Community Research and Development Information Service - CORDIS

Low emission combustor technology

In this project, the combustion conditions in future aero engines were predicted, the pollution levels on the basis of todays technology were assessed and fundamental processes of pollutant formation were investigated. Finally, 3 promising combustion concepts were identified for application in advanced aero engines although they differ in nitrogen oxide reduction potential, development effort and in technological risk involved. In order to assess the likely emissions from future aircraft gas turbines, a database was established containing information on the combustor inlet conditions for 6 different engine categories. To predict the future nitrogen oxide levels which would be generated by current combustor technology at these future conditions, empirical correlations were applied using the input from the combustor inlet conditions database. Based on the combustor entry conditions for future engines, various pollution reduction methods were selected and critically analyzed. A coordinated series of experimental and theoretical studies was carried out to investigate fundamental aspects of combustion.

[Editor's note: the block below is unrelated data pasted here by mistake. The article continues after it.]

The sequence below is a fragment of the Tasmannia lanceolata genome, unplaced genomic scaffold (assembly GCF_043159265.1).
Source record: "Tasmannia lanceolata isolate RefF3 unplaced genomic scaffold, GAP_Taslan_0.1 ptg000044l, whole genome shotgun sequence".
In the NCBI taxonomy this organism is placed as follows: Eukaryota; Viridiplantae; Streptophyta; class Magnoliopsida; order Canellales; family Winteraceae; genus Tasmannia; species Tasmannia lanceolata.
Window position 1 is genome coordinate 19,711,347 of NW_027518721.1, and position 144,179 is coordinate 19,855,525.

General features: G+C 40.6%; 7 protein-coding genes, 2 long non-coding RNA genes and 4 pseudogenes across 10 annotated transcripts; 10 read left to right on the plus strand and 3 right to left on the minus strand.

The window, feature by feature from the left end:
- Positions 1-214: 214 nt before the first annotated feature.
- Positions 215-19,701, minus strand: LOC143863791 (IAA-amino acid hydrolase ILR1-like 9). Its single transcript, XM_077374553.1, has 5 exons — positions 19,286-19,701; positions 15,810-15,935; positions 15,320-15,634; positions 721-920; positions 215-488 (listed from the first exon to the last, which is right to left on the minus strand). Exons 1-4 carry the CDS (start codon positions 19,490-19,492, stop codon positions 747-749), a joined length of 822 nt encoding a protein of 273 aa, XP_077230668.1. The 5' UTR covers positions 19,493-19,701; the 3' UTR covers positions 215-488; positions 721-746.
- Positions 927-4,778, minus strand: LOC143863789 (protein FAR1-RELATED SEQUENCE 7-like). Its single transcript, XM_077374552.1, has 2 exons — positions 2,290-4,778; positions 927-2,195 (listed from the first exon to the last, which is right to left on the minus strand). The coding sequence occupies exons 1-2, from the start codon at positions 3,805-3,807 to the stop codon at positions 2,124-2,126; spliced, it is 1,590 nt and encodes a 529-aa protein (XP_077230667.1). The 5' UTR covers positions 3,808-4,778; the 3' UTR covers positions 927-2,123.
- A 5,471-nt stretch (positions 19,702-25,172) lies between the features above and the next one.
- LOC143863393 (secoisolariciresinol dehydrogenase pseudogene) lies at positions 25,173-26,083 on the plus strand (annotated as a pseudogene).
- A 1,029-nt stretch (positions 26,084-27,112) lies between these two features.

This involved studies of:
fuel atomisation;
capabilities of laser diagnostics;
influence of primary zone geometry and stoichiometry;
influence of primary zone homogeneity;
smoke production in rich burning primary zones;
optimisation of a small engine premix duct.
3 different promising combustion concepts were identified:
the double annular combustor (DAC);
the lean premixed and prevaporized combustor (LPP);
the rich burn, quick quench and lean burn combustor (RQL). The lowest nitrogen oxide reduction potential was identified with the lean combustion method without premixing in a staged combustor design (DAC). The LLP concept is expected to reduce nitrogen oxide by more than 75%. The major problems deal with autoignition and flashback. The RQL method tends to provide a smaller nitrogen oxide reduction potential and a smaller technical risk than the LPP method.

Reported by

MTU Motoren- und Turbinen- Union Muenchen GmbH
Dachauerstrasse 665
80995 Muenchen
Germany
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